Of course, the retirement that older generations could expect was different to the one facing younger age groups. They had defined benefit schemes and may also have done well financially out of property prices and stock markets.

They haven’t had to think about funding their retirement and juggling that with getting on the property ladder as younger people have, so setting aside money for rainy days without digging deeply into what those might be wasn’t an issue. They’ve also not been raised in an era when it’s so tempting and easy to spend money digitally, which is a pressure they might not understand.

But now we’re grappling with the cost of living crisis and the economic environment is bucketing down, saving for unforeseen circumstances that may or may not happen will probably not be a priority for a lot of households.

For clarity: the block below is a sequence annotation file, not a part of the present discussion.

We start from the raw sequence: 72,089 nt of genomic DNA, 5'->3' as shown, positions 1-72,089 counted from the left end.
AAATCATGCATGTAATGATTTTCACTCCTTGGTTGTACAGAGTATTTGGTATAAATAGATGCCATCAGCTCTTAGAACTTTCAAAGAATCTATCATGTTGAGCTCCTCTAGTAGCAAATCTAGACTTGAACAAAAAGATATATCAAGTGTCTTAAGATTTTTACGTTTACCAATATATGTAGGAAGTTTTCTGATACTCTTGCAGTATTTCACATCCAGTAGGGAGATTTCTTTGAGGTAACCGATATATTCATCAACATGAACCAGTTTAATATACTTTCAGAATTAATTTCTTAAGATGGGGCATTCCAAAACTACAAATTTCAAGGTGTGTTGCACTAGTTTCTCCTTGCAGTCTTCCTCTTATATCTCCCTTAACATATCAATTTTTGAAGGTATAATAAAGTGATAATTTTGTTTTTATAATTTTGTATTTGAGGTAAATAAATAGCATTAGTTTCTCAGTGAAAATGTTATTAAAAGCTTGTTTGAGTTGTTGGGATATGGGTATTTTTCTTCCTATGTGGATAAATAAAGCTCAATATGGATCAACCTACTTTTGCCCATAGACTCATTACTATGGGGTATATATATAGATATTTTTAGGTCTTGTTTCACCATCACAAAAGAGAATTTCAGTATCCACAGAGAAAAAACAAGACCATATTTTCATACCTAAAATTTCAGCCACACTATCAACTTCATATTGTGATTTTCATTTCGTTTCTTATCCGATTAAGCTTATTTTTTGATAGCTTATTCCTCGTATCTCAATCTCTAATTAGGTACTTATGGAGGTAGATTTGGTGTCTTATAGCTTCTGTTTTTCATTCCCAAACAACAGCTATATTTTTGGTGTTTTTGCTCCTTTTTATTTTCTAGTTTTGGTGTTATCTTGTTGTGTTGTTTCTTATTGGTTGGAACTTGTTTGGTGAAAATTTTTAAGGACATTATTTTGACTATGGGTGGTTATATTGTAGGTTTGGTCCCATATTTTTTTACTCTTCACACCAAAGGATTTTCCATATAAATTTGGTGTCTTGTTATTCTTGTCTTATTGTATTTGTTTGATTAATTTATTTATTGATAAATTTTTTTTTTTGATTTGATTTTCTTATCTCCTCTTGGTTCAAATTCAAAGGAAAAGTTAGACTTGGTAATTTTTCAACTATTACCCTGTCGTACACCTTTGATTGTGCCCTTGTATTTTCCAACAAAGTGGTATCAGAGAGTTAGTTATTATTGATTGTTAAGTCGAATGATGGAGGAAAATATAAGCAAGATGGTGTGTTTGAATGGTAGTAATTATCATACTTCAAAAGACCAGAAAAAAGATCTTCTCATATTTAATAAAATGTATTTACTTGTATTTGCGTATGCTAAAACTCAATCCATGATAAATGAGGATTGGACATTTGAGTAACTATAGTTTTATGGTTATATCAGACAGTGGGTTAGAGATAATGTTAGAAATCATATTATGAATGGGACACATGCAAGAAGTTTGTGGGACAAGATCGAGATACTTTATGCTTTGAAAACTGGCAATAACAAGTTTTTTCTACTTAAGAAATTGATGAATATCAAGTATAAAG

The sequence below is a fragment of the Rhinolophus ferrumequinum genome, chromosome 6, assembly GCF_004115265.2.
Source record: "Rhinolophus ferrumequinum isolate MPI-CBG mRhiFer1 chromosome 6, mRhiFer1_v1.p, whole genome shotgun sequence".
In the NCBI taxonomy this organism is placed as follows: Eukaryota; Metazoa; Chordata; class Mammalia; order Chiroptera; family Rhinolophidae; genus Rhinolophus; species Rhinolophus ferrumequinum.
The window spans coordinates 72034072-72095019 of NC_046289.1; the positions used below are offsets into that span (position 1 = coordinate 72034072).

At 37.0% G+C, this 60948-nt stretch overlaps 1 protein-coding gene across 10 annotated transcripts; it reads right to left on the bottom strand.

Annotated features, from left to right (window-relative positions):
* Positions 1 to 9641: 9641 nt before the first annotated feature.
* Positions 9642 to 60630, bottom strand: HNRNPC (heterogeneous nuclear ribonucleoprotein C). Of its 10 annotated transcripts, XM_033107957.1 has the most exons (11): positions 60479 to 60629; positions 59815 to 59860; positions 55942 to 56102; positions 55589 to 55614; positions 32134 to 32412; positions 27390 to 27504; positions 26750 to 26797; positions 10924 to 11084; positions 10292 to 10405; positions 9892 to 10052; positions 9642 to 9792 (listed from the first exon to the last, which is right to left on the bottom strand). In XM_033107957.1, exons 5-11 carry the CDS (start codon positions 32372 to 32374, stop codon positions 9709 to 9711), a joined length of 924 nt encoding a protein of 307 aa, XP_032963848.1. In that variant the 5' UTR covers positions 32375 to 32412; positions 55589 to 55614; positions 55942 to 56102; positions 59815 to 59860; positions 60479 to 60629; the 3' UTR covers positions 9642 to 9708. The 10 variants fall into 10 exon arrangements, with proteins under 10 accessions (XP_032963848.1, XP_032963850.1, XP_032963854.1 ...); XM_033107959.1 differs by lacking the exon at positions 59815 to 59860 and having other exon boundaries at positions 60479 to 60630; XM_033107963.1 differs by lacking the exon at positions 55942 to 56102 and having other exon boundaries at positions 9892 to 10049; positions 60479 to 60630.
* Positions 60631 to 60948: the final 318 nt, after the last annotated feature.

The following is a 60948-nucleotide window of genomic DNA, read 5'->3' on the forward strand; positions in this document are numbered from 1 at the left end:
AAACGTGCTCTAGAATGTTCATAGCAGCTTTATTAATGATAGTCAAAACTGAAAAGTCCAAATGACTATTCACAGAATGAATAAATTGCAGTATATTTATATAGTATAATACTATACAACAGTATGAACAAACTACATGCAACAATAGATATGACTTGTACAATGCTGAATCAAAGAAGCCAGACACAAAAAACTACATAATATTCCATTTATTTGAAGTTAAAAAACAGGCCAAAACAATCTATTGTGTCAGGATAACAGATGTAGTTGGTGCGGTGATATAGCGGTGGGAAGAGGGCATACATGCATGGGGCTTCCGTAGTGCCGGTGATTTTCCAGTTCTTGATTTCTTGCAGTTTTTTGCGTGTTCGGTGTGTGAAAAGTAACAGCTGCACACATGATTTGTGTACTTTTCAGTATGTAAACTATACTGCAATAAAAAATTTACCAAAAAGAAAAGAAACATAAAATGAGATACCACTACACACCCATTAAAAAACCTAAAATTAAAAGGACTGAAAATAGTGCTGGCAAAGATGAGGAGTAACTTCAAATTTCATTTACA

I’m not saying people shouldn’t put money aside ‘just in case’. But where money is tight, having a specific purpose for saving is more engaging because it’s tangible. It’s also easier to weigh up your choices against other things you could do with your money, which I think gives you confidence.

That’s one of the things I found interesting when I first heard about lifestyle financial planning – how the focus shifts away from the money itself, away from how much you have or haven’t got – towards the things people want to do with the money they have or could have. I’d always seen money as the starting point, so it was refreshing to start from the position of possibilities.

As a child I’d saved into a building society account with no idea of ​​what I was saving for and that’s when I first came across the idea of ​​saving for a rainy day. My mum had told me that’s what I was doing, as I wasn’t planning to spend it on anything. But it sounded so boring and a bit sad to me.